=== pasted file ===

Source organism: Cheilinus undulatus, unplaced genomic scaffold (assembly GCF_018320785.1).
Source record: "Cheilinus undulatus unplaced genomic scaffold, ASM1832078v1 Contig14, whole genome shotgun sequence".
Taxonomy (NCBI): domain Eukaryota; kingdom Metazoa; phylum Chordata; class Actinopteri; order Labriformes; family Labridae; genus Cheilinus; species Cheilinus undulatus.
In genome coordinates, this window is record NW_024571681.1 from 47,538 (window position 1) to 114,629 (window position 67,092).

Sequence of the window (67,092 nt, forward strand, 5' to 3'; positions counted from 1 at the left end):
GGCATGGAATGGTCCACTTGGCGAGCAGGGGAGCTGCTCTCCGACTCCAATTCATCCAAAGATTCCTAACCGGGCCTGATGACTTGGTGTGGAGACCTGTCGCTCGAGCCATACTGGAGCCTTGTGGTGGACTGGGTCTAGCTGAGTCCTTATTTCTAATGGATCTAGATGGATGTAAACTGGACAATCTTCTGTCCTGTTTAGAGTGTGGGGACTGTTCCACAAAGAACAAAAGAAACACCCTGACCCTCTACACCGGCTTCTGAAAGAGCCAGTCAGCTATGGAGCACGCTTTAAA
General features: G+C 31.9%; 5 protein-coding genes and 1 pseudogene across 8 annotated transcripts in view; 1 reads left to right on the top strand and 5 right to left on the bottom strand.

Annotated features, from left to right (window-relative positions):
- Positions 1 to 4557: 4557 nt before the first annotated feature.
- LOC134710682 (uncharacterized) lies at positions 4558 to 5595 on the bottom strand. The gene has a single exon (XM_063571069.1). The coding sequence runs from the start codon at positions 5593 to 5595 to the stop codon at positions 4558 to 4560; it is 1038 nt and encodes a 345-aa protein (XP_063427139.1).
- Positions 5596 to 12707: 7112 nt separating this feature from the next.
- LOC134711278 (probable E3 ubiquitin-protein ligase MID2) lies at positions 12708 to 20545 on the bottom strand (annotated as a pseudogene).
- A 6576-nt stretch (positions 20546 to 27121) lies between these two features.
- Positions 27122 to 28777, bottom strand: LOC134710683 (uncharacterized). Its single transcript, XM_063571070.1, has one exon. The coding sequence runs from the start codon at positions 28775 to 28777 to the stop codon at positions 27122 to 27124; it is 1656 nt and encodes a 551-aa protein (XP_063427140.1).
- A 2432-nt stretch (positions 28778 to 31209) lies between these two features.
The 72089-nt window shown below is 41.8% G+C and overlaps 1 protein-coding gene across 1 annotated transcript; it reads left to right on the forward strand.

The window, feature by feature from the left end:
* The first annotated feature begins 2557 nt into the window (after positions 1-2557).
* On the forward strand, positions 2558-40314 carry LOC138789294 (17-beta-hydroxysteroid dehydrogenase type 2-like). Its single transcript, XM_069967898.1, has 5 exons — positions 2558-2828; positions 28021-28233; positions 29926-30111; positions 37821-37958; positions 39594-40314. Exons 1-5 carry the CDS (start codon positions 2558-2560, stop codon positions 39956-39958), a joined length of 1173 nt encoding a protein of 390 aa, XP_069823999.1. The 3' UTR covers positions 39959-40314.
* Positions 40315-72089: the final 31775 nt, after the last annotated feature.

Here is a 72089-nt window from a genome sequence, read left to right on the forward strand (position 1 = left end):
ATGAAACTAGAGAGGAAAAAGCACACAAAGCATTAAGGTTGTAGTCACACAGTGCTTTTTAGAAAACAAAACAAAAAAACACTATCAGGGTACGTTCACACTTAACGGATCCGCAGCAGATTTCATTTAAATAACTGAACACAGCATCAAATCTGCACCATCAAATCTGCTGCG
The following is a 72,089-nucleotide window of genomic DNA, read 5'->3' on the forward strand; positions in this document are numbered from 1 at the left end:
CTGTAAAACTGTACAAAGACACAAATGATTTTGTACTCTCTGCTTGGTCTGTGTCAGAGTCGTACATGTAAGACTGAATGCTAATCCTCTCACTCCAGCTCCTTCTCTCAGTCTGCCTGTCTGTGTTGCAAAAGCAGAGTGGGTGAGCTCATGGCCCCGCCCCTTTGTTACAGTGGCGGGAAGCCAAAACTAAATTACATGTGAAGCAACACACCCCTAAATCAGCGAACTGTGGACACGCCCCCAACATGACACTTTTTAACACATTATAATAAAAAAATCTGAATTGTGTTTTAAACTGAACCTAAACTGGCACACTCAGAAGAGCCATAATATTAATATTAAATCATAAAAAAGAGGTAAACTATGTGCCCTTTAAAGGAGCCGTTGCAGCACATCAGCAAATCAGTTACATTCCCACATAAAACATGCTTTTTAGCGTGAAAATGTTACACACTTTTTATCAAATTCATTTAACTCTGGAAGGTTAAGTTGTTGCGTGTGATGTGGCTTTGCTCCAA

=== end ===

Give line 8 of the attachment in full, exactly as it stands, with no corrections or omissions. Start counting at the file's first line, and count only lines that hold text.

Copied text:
Annotated features, from left to right (window-relative positions):